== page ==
The belief that the harmonious is a reflection of the divine may (together with the neatness of the system) explain why such a concept could rule supreme for two millennia. But it was never entirely unchallenged, and all the other perspectives on beauty that we have encountered above are recognisable in the history of aesthetics: the sublime, the beauty of the law, natural beauty, and the ethics of beauty. These could all be seen as extensions of the basic concept of beauty, as concessions to the assaults from reality (or truth) on the neatness of mental constructions.

But the most persistent opponent has been the character that shows up at the turning point of Joan Baez in Concert, part 2: the madly laughing poet. Plato writes in the Phaedrus that one of the frenzies to which people are subject comes from the Muses. When these pour inspiration upon a man, it ‘inspires [the soul] to songs and other poetry. [. . . ] But he who without the divine madness comes to the doors of the Muses, confident that he will be a good poet by art, meets with no success, and the poetry of the sane man vanishes into nothingness before that of the inspired madmen’. The relationship between art and beauty is a long and complex one, but we may condense it here to the opposition, in Plato’s account, between the craft which rests on knowledge of the divine principles, expressed as rules, and the expression – of an experience of reality, and for the benefit of the rest of us – which defies such rules.

This conflict between rule-based beauty and inspired expression pops up now and again through history. Josquin des Prez (d. 1521), whose music to modern ears is the epitome of soothing, Renaissance beauty, was chided by his greatest fan for occasionally not having ‘repressed the violent impulses of his unbridled temperament’.

The most famous occasion of such a conflict is probably the debate between the composer Monteverdi (d. 1643) and Artusi in the early seventeenth century. Artusi took it upon himself to represent the true art of music, and he had found a number of ‘errors’ in Monteverdi’s works. Monteverdi’s reply was that, yes, he had broken the rules, but he had done so for the benefit of expression. The words demanded it; in his practice, the words were no longer to be the servant of harmony, but its mistress.

Even though Monteverdi’s new style was in one sense a radical breach with the prevalence of beauty-as-harmony, the theoretical legitimisation that he gives of his new approach plays on the same field as the old. He can place words above harmony because ‘the words conform to the disposition of the soul; and the rhythm and the harmony follow the words’. It becomes another path to the divine principles: what appears as raw, ugly expression, nevertheless has something of beauty in it, because it, too, goes back to ‘the disposition of the soul’.

Sounds familiar? With some modification, this could have been incorporated into the discussion of Joan Baez in Concert, Part 2 – the apparent conflict between rational beauty and expressivity, and the tearing down of the boundaries between them.

Expression and style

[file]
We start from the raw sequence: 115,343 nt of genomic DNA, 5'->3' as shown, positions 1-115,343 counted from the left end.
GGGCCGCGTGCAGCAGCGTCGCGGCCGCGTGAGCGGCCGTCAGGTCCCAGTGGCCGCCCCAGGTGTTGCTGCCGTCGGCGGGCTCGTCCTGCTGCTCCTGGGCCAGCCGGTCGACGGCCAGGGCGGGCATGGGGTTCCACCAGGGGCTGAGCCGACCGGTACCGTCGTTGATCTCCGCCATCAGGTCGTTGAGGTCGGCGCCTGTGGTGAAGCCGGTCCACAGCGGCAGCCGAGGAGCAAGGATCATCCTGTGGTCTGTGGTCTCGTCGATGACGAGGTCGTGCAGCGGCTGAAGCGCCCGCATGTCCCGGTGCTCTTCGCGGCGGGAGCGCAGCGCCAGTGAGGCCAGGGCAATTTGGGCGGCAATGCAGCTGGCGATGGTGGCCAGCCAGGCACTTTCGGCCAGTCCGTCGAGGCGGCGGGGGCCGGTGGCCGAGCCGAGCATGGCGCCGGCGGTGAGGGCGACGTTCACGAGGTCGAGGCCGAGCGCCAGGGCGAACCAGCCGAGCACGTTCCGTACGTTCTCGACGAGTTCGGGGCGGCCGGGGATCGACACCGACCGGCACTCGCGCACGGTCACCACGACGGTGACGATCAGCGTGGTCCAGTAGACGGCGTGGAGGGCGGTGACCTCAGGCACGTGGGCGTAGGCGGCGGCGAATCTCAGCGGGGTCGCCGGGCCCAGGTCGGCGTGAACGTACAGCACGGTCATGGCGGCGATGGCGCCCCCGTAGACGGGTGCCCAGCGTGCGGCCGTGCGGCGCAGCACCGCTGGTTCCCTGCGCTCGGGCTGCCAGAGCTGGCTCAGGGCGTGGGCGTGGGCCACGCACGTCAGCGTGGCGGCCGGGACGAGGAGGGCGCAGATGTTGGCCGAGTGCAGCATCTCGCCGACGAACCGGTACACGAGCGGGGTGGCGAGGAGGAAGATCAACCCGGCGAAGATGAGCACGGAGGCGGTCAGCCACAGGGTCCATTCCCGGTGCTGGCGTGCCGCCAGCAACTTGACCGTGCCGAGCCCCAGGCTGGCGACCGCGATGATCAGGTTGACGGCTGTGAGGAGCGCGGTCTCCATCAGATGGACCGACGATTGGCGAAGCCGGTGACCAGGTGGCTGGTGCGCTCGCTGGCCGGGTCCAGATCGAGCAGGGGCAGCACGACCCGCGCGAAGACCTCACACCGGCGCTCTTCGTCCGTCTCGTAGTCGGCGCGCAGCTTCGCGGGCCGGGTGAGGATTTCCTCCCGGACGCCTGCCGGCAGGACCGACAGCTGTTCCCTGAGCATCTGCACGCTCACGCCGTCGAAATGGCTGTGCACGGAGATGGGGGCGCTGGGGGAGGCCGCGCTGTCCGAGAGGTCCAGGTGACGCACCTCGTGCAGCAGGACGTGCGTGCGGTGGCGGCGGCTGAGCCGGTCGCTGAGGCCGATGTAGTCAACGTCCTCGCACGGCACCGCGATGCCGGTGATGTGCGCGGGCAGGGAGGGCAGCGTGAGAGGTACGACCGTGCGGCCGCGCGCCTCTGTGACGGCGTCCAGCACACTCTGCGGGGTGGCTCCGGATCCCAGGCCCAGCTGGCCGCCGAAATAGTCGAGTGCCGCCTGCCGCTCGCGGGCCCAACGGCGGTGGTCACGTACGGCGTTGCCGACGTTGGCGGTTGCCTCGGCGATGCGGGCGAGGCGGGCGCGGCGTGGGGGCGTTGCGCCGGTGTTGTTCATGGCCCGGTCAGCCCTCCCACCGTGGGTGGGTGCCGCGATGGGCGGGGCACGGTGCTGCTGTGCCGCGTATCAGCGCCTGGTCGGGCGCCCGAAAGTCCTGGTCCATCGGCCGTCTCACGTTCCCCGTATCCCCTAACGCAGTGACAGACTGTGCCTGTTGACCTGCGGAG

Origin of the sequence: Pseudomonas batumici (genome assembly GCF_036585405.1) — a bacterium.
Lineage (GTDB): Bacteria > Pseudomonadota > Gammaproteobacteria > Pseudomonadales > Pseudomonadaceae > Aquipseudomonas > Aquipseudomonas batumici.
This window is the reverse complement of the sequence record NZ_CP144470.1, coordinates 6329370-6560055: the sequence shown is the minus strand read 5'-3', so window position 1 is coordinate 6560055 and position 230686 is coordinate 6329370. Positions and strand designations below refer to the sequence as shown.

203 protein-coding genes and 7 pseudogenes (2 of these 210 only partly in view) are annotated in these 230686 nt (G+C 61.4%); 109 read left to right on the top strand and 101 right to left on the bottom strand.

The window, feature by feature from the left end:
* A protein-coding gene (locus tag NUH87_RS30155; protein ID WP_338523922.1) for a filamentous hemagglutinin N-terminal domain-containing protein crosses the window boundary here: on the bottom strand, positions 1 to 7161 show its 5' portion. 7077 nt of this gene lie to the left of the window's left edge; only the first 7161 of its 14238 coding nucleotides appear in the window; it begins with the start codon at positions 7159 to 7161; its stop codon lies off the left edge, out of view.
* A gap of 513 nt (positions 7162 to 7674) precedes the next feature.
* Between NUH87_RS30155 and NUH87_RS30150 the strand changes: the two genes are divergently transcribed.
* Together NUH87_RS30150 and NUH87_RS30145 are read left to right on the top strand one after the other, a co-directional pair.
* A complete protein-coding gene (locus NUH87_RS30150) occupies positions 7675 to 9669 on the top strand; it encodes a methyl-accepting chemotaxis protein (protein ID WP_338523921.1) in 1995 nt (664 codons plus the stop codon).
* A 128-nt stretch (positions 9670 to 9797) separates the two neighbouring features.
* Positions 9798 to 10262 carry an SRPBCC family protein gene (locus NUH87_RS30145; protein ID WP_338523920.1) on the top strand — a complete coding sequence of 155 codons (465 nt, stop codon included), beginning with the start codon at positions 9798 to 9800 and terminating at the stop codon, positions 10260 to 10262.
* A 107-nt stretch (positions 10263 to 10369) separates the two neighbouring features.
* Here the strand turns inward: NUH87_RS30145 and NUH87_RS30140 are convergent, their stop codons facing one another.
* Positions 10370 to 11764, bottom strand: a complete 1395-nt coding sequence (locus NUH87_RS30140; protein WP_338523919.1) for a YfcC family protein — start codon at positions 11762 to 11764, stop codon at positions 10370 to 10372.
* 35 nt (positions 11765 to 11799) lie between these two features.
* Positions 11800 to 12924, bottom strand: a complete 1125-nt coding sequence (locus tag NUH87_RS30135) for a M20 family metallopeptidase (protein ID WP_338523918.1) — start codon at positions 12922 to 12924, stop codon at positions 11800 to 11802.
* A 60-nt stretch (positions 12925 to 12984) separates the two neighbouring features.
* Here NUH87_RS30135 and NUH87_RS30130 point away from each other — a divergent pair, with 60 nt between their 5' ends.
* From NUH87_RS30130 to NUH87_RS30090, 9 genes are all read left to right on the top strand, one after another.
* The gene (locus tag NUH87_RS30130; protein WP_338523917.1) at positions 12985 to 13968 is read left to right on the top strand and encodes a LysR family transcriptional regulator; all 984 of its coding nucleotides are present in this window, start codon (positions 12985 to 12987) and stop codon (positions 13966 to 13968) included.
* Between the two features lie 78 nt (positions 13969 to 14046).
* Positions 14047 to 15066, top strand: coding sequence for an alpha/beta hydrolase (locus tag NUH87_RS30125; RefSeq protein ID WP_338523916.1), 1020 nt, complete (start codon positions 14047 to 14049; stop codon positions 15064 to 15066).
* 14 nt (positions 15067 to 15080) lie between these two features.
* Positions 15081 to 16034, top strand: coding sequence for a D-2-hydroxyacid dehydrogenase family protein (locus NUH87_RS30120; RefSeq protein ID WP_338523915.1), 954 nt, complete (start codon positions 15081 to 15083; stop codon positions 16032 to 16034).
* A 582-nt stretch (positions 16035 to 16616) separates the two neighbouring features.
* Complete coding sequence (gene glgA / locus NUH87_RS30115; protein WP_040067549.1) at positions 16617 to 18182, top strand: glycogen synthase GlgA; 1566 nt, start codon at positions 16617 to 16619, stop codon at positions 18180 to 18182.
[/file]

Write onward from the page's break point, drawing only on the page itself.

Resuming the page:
One point appears more clearly in the Monteverdi controversy than in Dylan’s poem, but that at the same time is such a central point in Dylan’s whole work, that it can easily be added to the discussion: the influence of the word.

Have a look at the Guthrie quotation at the top again:

He can really sing it.

It. Not just ‘sing’, but ‘sing it’. That little extra word turns this short statement from the dying hobo-poet into the most precise description of Dylan’s art. Because to sing is not only about music, but, as Plato knew, and Josquin, and Monteverdi, and Dylan, it’s about words too. It’s about what you sing, what you project, what you express.

It is a commonplace among musicians to claim to be influenced by Dylan, but apart from a general desire to write meaningful lyrics, it is often difficult to see more precisely how this influence really comes through. And by taking only the style of writing, they miss half of the equation – perhaps the most important part, for a singer, anyway. What makes Dylan so special, I believe, is not only his ability to shape words according to the ‘disposition of the soul’, but also to let this disposition come to expression, through the words, in a style which is shaped precisely to fit this expression. As with Monteverdi, this style will go beyond the requirements of the beautiful, of criteria of melodiousness, because Dylan’s art is founded in a perfect symbiosis between lyrics and singing style.

And just as personal and individual as the perception that is expressed is the style: the symbiosis between lyrics and style includes the singer himself, in an identification between singer and song, so that when Dylan sings, we not only hear the song, we hear Dylan. This is most immediately evident in songs like ‘Sara’, where the singer is almost physically present in the song, but fundamentally it is just as true about ‘Blowin’ in the Wind’, and just as irrelevant a perspective on a song like ‘I Wanna Hold Your Hand’.4 What we hear is one individual’s perspective on the world, and since it presumably is the same world we ourselves relate to, as we tear up grass somewhere else along the same train line, this perspective is potentially of vital importance – far more so than some divine principle, long forgotten and well hidden in the kind of beauty that will, inevitably, only turn to rust.